How to stay fit for the fray by Dr Ann Redgrave and Dr Keith Bush

Leading medical experts from The London Clinic and the GB Rowing Team provide advice on avoiding and treating sports injuries

 With under a year to go until London hosts the world’s largest sporting event, our medal hopefuls will be putting everything they’ve got into ensuring they’re in peak fitness. Dr Keith Bush from The London Clinic and Dr Ann Redgrave, the GB Rowing Team’s Chief Medical Officer, have teamed up to provide their expert and sought-after advice on how to avoid and treat sports injuries.

The London Clinic – one of the UK’s leading independent hospitals – has recently become an Associate of the GB Rowing Team, providing clinical and diagnostic support to the team over the next three years.

Dr Keith Bush, how important is it to diagnose and treat problems early?

It is very important to make an early diagnosis and to treat an injury as soon as possible. I would recommend that an expert opinion from a GP is sought within a few days for minor injuries and a visit to the local A & E department immediately, if the patient is in severe pain or has significant dysfunction.

What new breakthroughs have occurred recently in the area of sports medicine?

The ready access to affordable, high resolution ultrasonography, which has become available over the last five years, has greatly contributed to the early diagnosis, understanding and treatment of soft tissue injuries: ie. to the muscles, ligaments and tendons.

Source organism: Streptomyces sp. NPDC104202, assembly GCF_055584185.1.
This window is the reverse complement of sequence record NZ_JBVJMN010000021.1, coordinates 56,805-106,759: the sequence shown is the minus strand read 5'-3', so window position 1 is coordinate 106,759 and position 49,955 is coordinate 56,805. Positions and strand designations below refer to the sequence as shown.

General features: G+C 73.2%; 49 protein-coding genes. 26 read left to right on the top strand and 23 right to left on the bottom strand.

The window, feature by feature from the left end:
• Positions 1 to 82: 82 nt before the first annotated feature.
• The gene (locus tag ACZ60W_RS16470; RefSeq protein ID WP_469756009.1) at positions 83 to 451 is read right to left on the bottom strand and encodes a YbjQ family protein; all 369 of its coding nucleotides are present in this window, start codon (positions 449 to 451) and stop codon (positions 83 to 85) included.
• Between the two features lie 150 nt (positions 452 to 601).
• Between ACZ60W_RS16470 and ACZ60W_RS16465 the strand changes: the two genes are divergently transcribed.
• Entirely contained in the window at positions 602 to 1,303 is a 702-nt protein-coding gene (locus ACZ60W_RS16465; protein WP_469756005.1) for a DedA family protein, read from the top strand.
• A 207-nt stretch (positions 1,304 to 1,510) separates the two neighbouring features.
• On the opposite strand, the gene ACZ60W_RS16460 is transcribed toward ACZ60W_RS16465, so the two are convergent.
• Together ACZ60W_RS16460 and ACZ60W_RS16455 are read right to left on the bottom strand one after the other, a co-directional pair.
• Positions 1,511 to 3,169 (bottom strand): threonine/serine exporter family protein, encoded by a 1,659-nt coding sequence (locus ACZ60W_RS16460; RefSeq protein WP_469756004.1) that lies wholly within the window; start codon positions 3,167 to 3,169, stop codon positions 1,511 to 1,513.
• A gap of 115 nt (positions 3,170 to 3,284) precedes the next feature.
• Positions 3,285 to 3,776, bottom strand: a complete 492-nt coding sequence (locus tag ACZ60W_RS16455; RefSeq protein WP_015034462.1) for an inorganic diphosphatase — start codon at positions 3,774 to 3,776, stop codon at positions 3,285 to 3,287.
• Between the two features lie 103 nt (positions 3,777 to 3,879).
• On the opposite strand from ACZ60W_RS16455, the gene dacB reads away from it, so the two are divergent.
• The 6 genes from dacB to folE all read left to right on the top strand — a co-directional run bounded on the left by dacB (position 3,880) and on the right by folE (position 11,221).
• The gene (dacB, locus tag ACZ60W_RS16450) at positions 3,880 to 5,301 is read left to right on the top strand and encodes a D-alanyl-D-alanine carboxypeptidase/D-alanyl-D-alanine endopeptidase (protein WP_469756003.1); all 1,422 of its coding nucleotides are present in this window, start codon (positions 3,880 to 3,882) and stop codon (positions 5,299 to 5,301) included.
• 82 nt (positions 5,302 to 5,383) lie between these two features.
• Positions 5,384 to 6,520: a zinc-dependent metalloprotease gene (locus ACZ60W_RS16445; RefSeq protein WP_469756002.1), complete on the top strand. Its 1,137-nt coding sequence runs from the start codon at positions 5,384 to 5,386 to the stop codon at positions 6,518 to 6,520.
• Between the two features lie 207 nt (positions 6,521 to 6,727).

What does The London Clinic offer patients over and above other UK hospitals re. sports medicine

The London Clinic offers a multi-disciplinary approach to sports medicine. In addition to providing access to its team of experts – including orthopaedic surgeons, radiologists and physiotherapists, the Clinic also offers a comprehensive radiology department and a fully-equipped physiotherapy department, which includes a hydrotherapy pool.

Dr Ann Redgrave, what are the most common types of rowing injuries that you see regularly?

The most common injury among elite rowers is lumbar disc irritation – anything from a slightly swollen disc to a full prolapsed disc with nerve root compression. This is not surprising as rowing is a sport in which you load the back in a seated position whilst flexed – a position in which the lumbar spine is vulnerable to injury.

How important is ‘warming up’ prior to participating in any kind of sporting activity?

Warming up is very important as it prepares the body for the activity to come. In effect a warm up routine is like the prep you do for any task –you collect together the relevant equipment – warm elongated muscles, switch metabolism to ‘exercise mode’ thereby ensuring delivery of fuel to brain and muscles.

In your opinion, which sport is the most physically demanding?

I would have to say Rowing – as it’s a whole body sport and the training involved is definitely disproportionate to the race duration. Elite rowers train 3 times a day, 6 days a week for 48 weeks a year for a seven minute race!

When should someone seek medical advice for an injury?

I don’t think it’s normal to have pain if you are in regular training so I encourage all my athletes to seek medical advice early – even as early as “persistent stiffness” rather than pain.

As a general rule, if discomfort during training has not settled by the next day I would suggest seeking medical assessment.